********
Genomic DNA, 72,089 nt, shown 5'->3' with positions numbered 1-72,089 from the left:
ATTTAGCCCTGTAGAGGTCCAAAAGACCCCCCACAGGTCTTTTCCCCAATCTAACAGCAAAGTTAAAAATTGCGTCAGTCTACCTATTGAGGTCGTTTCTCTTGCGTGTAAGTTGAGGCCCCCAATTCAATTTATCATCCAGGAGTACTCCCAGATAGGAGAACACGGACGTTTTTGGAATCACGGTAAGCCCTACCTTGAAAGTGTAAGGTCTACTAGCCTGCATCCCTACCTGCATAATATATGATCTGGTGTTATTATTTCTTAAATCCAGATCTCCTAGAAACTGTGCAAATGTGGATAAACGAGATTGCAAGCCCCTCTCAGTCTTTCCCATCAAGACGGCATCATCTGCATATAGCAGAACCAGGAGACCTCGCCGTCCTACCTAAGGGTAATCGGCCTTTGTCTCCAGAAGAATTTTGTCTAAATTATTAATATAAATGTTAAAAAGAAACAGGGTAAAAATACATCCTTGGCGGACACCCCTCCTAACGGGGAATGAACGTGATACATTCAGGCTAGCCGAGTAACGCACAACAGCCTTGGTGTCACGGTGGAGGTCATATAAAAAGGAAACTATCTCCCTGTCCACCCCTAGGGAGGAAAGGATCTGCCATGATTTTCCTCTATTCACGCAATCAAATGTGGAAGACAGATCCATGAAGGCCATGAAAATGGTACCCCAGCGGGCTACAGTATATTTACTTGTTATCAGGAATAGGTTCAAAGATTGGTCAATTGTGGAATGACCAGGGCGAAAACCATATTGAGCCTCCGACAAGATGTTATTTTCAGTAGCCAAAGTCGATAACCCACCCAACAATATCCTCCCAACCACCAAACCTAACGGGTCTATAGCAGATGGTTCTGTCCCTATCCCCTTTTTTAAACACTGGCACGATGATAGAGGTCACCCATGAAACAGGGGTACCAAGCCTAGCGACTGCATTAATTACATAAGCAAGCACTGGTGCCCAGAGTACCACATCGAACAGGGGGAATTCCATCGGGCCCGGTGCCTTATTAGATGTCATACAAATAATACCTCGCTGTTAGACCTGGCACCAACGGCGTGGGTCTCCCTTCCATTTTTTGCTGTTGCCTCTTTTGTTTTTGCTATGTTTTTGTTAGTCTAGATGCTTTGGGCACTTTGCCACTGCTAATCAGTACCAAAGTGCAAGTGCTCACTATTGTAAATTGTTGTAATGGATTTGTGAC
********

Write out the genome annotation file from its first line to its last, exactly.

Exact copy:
Genomic DNA, 72,089 nt, shown 5'->3' with positions numbered 1-72,089 from the left:
ATTTAGCCCTGTAGAGGTCCAAAAGACCCCCCACAGGTCTTTTCCCCAATCTAACAGCAAAGTTAAAAATTGCGTCAGTCTACCTATTGAGGTCGTTTCTCTTGCGTGTAAGTTGAGGCCCCCAATTCAATTTATCATCCAGGAGTACTCCCAGATAGGAGAACACGGACGTTTTTGGAATCACGGTAAGCCCTACCTTGAAAGTGTAAGGTCTACTAGCCTGCATCCCTACCTGCATAATATATGATCTGGTGTTATTATTTCTTAAATCCAGATCTCCTAGAAACTGTGCAAATGTGGATAAACGAGATTGCAAGCCCCTCTCAGTCTTTCCCATCAAGACGGCATCATCTGCATATAGCAGAACCAGGAGACCTCGCCGTCCTACCTAAGGGTAATCGGCCTTTGTCTCCAGAAGAATTTTGTCTAAATTATTAATATAAATGTTAAAAAGAAACAGGGTAAAAATACATCCTTGGCGGACACCCCTCCTAACGGGGAATGAACGTGATACATTCAGGCTAGCCGAGTAACGCACAACAGCCTTGGTGTCACGGTGGAGGTCATATAAAAAGGAAACTATCTCCCTGTCCACCCCTAGGGAGGAAAGGATCTGCCATGATTTTCCTCTATTCACGCAATCAAATGTGGAAGACAGATCCATGAAGGCCATGAAAATGGTACCCCAGCGGGCTACAGTATATTTACTTGTTATCAGGAATAGGTTCAAAGATTGGTCAATTGTGGAATGACCAGGGCGAAAACCATATTGAGCCTCCGACAAGATGTTATTTTCAGTAGCCAAAGTCGATAACCCACCCAACAATATCCTCCCAACCACCAAACCTAACGGGTCTATAGCAGATGGTTCTGTCCCTATCCCCTTTTTTAAACACTGGCACGATGATAGAGGTCACCCATGAAACAGGGGTACCAAGCCTAGCGACTGCATTAATTACATAAGCAAGCACTGGTGCCCAGAGTACCACATCGAACAGGGGGAATTCCATCGGGCCCGGTGCCTTATTAGATGTCATACAAATAATACCTCGCTGTTAGACCTGGCACCAACGGCGTGGGTCTCCCTTCCATTTTTTGCTGTTGCCTCTTTTGTTTTTGCTATGTTTTTGTTAGTCTAGATGCTTTGGGCACTTTGCCACTGCTAATCAGTACCAAAGTGCAAGTGCTCACTATTGTAAATTGTTGTAATGGATTTGTGAC